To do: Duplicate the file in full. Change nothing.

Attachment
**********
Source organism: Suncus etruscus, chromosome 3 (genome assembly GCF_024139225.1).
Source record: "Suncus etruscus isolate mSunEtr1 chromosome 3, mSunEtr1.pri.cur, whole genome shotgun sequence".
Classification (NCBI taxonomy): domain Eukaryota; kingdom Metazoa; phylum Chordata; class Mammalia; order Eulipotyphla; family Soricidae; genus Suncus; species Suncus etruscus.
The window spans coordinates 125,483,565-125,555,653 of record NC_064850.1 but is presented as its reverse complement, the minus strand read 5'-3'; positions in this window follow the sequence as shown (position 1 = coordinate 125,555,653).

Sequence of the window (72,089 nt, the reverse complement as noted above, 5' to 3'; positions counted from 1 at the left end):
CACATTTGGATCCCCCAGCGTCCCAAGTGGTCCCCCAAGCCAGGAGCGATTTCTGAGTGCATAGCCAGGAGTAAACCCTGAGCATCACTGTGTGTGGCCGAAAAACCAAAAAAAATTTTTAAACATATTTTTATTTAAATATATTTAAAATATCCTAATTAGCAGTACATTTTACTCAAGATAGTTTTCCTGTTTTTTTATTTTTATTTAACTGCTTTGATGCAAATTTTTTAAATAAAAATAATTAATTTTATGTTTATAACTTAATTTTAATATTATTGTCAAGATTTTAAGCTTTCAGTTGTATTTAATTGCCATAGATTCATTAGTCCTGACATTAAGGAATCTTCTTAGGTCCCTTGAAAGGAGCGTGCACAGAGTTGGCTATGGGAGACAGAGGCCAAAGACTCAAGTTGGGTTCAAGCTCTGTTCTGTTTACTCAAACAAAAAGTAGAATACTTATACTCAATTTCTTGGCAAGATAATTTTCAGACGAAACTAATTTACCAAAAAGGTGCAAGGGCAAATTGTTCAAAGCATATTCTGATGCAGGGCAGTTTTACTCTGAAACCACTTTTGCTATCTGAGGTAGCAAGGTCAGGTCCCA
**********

Source organism: Suncus etruscus, chromosome 3 (genome assembly GCF_024139225.1).
Source record: "Suncus etruscus isolate mSunEtr1 chromosome 3, mSunEtr1.pri.cur, whole genome shotgun sequence".
Classification (NCBI taxonomy): domain Eukaryota; kingdom Metazoa; phylum Chordata; class Mammalia; order Eulipotyphla; family Soricidae; genus Suncus; species Suncus etruscus.
The window spans coordinates 125,483,565-125,555,653 of record NC_064850.1 but is presented as its reverse complement, the minus strand read 5'-3'; positions in this window follow the sequence as shown (position 1 = coordinate 125,555,653).

Sequence of the window (72,089 nt, the reverse complement as noted above, 5' to 3'; positions counted from 1 at the left end):
CACATTTGGATCCCCCAGCGTCCCAAGTGGTCCCCCAAGCCAGGAGCGATTTCTGAGTGCATAGCCAGGAGTAAACCCTGAGCATCACTGTGTGTGGCCGAAAAACCAAAAAAAATTTTTAAACATATTTTTATTTAAATATATTTAAAATATCCTAATTAGCAGTACATTTTACTCAAGATAGTTTTCCTGTTTTTTTATTTTTATTTAACTGCTTTGATGCAAATTTTTTAAATAAAAATAATTAATTTTATGTTTATAACTTAATTTTAATATTATTGTCAAGATTTTAAGCTTTCAGTTGTATTTAATTGCCATAGATTCATTAGTCCTGACATTAAGGAATCTTCTTAGGTCCCTTGAAAGGAGCGTGCACAGAGTTGGCTATGGGAGACAGAGGCCAAAGACTCAAGTTGGGTTCAAGCTCTGTTCTGTTTACTCAAACAAAAAGTAGAATACTTATACTCAATTTCTTGGCAAGATAATTTTCAGACGAAACTAATTTACCAAAAAGGTGCAAGGGCAAATTGTTCAAAGCATATTCTGATGCAGGGCAGTTTTACTCTGAAACCACTTTTGCTATCTGAGGTAGCAAGGTCAGGTCCCA